13 October 2008 16:07 [Source: ICIS news]
By Peter Salisbury
LONDON (ICIS news)--Benzene and styrene market participants were still reeling from a 25% intra-month drop in spot values on Monday, attributing the slump in part to short-selling and liquidation of inventories.
Trading in the two markets was down as much as $125-240/tonne (€93-175/tonne) and $130-280/tonne at the end of last week
This was around 15% lower on average from the previous week and 25% down from the highs of $1,220/tonne CIF (cost, insurance and freight) ARA (Amsterdam, Rotterdam, Antwerp) for benzene and $1,620/tonne FOB (free on board) Rotterdam for styrene seen on 23 September, according to global chemical market intelligence service ICIS pricing.
Market participants had agreed that faltering downstream demand and crude oil prices had been central to the drop, and on Monday a number of players said that short selling and liquidation of stocks could also have played a key role.
Producers, consumers and traders with high inventories of expensive material had seen a falling market and decided that forward demand was unlikely to improve, prompting the decision to sell off stocks so that they could show cash in their books rather than rapidly devalued stocks, said one source.
Some traders were also taking “short” positions by selling into the falling market and later buying material back, profiting on the difference, players said.
“There’s a bunch of stuff going on,” said a trader source on Monday.
“There are a lot of people selling short. Asian traders have been trying to hedge on the two [Asian and European] markets and to liquidate their stocks.”
A broker added: “[They sold] to run off length,” meaning that players had sold to erase excess volumes.
Another trader agreed: “Undoubtedly, there are companies which would rather have cash over product.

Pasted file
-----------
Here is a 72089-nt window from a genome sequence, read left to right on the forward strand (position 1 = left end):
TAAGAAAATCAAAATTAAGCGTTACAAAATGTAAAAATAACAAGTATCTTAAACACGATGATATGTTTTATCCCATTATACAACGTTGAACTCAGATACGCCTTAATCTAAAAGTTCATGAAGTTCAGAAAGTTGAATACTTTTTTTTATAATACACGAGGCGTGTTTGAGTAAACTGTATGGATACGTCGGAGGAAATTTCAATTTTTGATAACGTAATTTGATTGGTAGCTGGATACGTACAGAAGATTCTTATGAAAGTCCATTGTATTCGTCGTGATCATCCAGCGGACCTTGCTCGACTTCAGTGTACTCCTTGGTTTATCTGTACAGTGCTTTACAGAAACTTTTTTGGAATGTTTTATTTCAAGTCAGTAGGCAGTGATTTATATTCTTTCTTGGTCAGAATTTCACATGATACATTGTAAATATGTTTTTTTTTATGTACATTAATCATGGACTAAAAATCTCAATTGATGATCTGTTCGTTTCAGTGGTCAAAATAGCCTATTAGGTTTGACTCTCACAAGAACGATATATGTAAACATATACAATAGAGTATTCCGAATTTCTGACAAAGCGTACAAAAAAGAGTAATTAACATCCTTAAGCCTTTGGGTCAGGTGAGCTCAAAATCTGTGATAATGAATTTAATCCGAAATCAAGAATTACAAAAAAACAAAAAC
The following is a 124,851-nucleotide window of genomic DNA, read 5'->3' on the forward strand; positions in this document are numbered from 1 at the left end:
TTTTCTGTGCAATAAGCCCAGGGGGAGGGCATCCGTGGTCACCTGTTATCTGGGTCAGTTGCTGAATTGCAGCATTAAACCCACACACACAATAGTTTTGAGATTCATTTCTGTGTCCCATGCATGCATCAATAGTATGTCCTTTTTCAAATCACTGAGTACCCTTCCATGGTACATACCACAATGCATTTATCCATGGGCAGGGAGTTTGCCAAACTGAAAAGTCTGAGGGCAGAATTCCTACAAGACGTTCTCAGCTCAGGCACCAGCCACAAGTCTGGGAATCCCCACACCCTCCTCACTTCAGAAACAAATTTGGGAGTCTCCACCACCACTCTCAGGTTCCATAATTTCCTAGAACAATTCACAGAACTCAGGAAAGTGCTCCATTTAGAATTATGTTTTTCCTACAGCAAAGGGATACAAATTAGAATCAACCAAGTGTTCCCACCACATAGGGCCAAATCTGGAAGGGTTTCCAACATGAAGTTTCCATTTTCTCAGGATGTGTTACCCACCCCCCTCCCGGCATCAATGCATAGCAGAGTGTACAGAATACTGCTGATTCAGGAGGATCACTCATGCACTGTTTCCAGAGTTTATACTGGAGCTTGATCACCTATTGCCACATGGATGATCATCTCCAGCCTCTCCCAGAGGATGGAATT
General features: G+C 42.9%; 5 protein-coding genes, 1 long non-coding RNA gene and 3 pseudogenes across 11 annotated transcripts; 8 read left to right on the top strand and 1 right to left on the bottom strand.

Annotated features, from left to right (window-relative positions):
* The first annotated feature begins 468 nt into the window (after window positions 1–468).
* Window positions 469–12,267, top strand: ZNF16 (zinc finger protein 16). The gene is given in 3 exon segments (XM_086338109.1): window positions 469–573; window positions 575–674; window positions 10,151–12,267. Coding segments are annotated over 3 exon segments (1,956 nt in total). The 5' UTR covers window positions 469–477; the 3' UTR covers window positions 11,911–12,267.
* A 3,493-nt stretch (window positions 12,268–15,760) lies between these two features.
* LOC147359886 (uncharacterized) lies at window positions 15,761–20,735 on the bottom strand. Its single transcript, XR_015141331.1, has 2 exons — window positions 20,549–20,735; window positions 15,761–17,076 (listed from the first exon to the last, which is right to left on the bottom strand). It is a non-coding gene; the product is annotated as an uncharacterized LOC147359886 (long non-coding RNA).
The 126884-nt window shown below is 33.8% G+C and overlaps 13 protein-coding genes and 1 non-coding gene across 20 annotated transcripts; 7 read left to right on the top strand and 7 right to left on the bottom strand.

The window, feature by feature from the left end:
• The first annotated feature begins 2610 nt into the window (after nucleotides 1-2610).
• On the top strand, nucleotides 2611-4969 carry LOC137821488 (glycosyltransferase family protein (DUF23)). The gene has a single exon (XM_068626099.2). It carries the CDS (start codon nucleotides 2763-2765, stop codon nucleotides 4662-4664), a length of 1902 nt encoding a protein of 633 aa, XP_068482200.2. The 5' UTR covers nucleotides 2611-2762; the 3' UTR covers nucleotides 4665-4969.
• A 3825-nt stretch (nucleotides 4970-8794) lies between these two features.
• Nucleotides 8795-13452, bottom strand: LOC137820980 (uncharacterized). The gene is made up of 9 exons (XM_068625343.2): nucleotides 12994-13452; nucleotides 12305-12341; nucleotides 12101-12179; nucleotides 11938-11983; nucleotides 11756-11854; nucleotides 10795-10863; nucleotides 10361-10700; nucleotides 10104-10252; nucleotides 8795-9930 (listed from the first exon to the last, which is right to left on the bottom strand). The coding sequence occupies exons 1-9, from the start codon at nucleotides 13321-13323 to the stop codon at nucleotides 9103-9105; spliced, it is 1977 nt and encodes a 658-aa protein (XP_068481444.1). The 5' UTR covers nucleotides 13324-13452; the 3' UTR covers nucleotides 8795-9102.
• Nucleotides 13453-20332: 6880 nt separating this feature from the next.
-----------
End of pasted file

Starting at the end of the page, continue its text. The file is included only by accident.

“We’re coming to the end of the year, and nobody wants to have inventories.” The trader went on to say that he would continue to take a short position.
A number of trades had been seen in both markets, with players estimating that tens of thousands of tonnes of material had been sold during the week.
The flurry of trades, with sellers more prevalent than buyers had added to downwards pressure on spot values.
In late September and early October, the markets had been extremely illiquid with single trades conducted publicly over seven-day periods.
“Here's my story: this sell-off is mostly credit and liquidity related, not reflecting market balance,” said a source at another trading house and distributor.
“[Players will] turn assets to cash, the sell-off will subside and people will take the low numbers for re-entering. Also, OPEC will take its measures [to cut oil production].
"Therefore, my forecast is this and next week down. In two weeks we should see the bottom, maybe a turning point,” he added.
With fears of a widespread recession endemic, it was likely that the market would continue to fall, as end-users held back from buying and energy prices fell, said several traders.
However, this would allow for greater market liquidity, as players could trade on the basis of clear market direction, they said.
($1 = €0.74)
For more on styrene and benzene visit ICIS chemical intelligence
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